Get lean! Five ways to boost your metabolism in 2013

Dr. Natasha Turner explains how to boost your thermogenic rate and burn extra calories.
By Natasha Turner, ND
Woman at the gym lifting weights, exercising Photo: Getty Images

Feeling sluggish after the holidays? Your metabolism might need a boost to help expel those built-up toxins. Get your energy back up with these five tips for boosting your body's thermogenic rate:

1. Choose thermogenic foods While they sound high-tech and scientific, thermic or “thermogenic” foods literally heat you up and speed up your metabolism in what is called thermogenesis. The thermic effect happens as your body burns calories simply by digesting and absorbing the food you've just eaten. The very act of eating stimulates your metabolism and this is especially true when you eat protein, which has the highest thermic effect of any food group.

The typical thermic effect of protein is 20-35 percent of energy consumed whereas for carbs, this number usually falls between five and 15 percent — quite a difference!

Bottom line: If you're looking for ways to boost your level of thermogenesis, opt for cruciferous veggies like broccoli and other greens that burn calories during the digestion process. Spices and condiments like cayenne, mustard and even hot salsa will also keep your metabolism revving.

A recent study also found that ginger enhances the thermic effect of food and promotes feelings of fullness in overweight men. Similarly, eating whole foods encourages a 50 percent higher thermic effect than processed foods, meaning you’ll boost your metabolism by opting for these healthier options.

2. Keep to a regular schedule I’ve mentioned the importance of this before, but it definitely deserves a spot in your New Year’s resolution plan — eating at the same time every day, and in regular intervals, will keep your metabolism running like a well-oiled machine.


In fact, one study found that the thermic effect of food decreased after an irregular meal pattern — even in healthy, lean women.

The great news is that shedding a few pounds will help increase the thermic effect of food (basically how many calories you burn) in processing each meal. Irregular meal frequency has been shown to increase insulin resistance and produce higher fasting lipid (aka cholesterol) profiles.

Bottom line: I recommend eating every 3-4 hours with three meals and two snacks daily.

3. Learn to increase your thermic effect in the gym Another metabolic benefit of protein is that eating it helps to metabolically support active muscle growth, especially if you’re strength training. Essentially this means strength training can increase thermic effect.

A study published in the Medicine and Science in Sports and Exercise Journal found the thermic effect of the same meal was 73 percent greater after even a single bout of resistance training. This certainly helps to illustrate why strength training is so important for optimal calorie burning. Those who do regular cardio, and in turn have a high aerobic capacity (known as VO2 max), burn more calories after eating, particularly after a large meal, than individuals with a low VO2 max.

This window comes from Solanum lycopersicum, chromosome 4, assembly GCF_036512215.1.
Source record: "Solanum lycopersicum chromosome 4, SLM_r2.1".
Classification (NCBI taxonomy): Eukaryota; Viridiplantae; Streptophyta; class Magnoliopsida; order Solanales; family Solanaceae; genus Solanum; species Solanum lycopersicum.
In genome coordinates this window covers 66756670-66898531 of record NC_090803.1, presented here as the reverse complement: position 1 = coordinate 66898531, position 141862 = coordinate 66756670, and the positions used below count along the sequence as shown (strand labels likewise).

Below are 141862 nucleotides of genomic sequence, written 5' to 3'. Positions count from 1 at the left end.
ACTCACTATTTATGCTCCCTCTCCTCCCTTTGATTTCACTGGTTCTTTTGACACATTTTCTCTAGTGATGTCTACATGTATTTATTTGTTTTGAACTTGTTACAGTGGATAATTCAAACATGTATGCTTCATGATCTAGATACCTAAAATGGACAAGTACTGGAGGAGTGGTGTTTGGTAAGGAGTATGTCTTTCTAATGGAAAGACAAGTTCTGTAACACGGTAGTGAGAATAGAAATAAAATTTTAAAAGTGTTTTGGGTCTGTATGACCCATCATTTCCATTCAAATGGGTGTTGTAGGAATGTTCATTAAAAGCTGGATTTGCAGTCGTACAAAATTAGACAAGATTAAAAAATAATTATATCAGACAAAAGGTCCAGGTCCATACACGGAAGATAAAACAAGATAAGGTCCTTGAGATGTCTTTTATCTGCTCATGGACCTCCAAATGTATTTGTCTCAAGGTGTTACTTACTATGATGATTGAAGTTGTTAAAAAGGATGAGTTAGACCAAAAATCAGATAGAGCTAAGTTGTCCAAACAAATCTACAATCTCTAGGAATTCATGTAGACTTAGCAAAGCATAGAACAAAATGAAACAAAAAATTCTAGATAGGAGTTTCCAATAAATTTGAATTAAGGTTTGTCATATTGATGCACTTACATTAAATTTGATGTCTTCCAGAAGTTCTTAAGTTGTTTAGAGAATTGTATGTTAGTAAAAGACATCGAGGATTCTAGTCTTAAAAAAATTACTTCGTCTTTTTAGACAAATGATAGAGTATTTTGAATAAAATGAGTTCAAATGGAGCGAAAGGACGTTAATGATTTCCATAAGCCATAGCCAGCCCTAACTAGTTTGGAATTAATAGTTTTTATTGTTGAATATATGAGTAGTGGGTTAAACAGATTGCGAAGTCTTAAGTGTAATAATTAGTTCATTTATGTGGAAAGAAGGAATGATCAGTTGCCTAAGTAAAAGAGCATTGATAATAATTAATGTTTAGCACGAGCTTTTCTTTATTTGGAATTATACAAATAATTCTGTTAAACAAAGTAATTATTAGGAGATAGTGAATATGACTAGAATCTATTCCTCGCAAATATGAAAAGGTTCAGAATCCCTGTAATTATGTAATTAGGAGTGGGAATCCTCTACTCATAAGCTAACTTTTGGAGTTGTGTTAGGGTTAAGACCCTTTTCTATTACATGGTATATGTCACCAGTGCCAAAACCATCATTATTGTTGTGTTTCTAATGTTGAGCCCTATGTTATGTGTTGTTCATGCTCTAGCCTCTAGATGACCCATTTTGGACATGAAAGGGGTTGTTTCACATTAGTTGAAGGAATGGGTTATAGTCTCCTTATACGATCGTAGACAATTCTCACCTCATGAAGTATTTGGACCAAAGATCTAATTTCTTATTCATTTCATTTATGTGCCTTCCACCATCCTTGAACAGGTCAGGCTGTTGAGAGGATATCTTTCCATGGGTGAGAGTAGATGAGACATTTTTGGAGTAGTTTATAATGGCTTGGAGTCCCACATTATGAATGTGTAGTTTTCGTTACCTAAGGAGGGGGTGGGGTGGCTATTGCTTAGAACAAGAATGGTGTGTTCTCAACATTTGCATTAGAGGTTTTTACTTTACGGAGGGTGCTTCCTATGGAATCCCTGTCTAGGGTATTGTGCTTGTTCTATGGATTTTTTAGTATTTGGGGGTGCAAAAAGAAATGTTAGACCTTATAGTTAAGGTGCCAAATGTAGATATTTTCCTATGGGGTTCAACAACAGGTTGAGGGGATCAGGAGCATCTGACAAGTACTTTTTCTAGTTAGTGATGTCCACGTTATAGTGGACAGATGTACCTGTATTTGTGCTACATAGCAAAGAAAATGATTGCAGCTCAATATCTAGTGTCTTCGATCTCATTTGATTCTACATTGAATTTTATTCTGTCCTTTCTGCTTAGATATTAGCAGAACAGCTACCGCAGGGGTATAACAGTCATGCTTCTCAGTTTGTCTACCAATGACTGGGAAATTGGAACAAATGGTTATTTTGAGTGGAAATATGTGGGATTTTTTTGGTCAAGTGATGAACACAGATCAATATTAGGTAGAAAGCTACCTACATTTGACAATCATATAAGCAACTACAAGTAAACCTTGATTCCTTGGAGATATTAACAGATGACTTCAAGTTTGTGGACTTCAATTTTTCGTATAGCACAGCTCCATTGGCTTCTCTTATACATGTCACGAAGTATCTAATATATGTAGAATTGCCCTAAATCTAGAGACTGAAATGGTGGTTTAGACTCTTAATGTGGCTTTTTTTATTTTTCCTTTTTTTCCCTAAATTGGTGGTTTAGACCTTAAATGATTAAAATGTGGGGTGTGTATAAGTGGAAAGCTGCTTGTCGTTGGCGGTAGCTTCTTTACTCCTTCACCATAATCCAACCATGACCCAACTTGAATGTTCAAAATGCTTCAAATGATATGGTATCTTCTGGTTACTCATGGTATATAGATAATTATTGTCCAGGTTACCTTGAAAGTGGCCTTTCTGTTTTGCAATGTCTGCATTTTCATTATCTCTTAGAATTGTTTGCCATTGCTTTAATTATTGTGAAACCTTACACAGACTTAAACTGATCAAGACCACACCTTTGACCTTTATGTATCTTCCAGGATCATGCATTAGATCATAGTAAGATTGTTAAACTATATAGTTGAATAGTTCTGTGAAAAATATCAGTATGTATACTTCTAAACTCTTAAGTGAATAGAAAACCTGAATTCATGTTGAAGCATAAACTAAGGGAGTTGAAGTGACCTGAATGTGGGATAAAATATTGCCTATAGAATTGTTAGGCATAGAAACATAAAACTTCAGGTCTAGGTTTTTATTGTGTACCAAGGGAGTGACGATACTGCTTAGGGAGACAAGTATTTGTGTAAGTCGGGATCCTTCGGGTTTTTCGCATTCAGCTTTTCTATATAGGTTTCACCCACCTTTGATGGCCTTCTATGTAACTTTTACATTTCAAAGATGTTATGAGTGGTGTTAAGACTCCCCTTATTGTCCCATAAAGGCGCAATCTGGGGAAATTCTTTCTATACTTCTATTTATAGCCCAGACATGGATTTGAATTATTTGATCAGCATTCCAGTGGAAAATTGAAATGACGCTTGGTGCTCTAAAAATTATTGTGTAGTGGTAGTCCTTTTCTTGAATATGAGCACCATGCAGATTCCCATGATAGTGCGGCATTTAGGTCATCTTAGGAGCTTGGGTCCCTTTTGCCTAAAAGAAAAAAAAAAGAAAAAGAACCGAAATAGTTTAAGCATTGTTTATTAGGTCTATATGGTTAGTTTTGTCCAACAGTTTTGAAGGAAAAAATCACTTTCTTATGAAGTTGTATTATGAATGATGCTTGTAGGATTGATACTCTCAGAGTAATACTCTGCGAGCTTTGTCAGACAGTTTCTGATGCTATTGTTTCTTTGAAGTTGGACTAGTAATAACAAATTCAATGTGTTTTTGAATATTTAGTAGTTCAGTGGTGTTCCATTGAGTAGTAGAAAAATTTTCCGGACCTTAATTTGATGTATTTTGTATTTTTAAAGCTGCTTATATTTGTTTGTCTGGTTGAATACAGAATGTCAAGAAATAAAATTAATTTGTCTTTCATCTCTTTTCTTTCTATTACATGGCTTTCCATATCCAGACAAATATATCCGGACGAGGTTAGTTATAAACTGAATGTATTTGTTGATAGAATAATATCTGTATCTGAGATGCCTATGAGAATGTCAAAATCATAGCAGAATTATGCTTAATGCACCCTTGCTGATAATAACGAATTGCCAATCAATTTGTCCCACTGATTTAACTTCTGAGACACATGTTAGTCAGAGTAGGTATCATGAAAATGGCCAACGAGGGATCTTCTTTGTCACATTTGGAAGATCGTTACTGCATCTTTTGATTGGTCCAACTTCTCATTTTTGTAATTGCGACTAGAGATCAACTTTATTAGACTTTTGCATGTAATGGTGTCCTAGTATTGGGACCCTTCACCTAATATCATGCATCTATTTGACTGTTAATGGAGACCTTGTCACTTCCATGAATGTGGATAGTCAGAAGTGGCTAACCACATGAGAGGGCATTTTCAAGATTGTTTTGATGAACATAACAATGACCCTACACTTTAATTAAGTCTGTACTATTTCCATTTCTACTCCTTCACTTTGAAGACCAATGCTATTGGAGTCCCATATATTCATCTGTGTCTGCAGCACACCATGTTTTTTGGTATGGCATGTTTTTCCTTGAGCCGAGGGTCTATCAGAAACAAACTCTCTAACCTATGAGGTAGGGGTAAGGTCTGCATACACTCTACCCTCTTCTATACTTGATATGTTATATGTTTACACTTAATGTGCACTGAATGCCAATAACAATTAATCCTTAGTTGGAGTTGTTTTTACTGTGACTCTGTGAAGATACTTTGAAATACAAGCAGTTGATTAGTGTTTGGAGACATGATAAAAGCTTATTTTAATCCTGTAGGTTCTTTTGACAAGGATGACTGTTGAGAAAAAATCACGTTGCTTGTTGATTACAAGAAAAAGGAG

Bottom line: Keep this in mind – if you have more muscle your resting metabolic rate is higher, which means you burn more calories at rest. So get in your protein and your workouts.

4. Boost your internal thermostat The thyroid controls the metabolic rate of every single cell in the body and also maintains body temperature. Without enough thyroid hormone, all our bodily functions slow down. We feel tired and lethargic, gain weight, experience constipation, feel cold and are prone to depression.

Nutritional deficiencies may prevent the proper function of thyroid hormone in the body. Iodine and tyrosine are necessary for the formation of thyroid hormone, while selenium is necessary for the normal function of it. Many individuals with decreased thyroid hormone levels also have a zinc deficiency. Both low iron and vitamin D will contribute to reduced thyroid levels as well.

Bottom line: Ensure you’re taking a comprehensive multivitamin daily to avoid any deficiencies. You may also want to top up your levels of tyrosine (500-1000 mg/day, however avoid this if you have high blood pressure), vitamin D (4,000-5,000 iu with breakfast) and zinc (15 mg/day), especially in the winter.

Of course, following the above points to eat balanced, high protein meals in regular intervals will also keep things running smoothly.


5. Keep your liver happy While muscle is your primary fat-burning tissue, your liver is the master fat-burning organ. Compromised liver function not only interferes with the body’s ability to burn fat, but it also hinders the elimination of toxins.

Bottom line: To keep your liver healthy be sure to get in eight glasses of water a day (preferably from an alkaline filter) adding freshly squeezed lemon for a cleansing effect and a dash of cayenne pepper for an enhanced thermic effect.

You can also add a liver support product from your health food store that includes any combination of these nutrients: artichoke extract, milk thistle, cysteine, methionine, curcumin and N-Acetyl-Cysteine (NAC). Since both alcohol and many medications, such as Tylenol, are processed through the liver, keep these to a minimum when possible.

Natasha Turner, N.D. is a naturopathic doctor, Chatelaine magazine columnist, and author of the bestselling books The Hormone Diet and The Supercharged Hormone Diet. Her newest release, The Carb Sensitivity Program, is available across Canada. She is also the founder of the Toronto-based Clear Medicine Wellness Boutique. For more wellness advice from Natasha Turner, click here.


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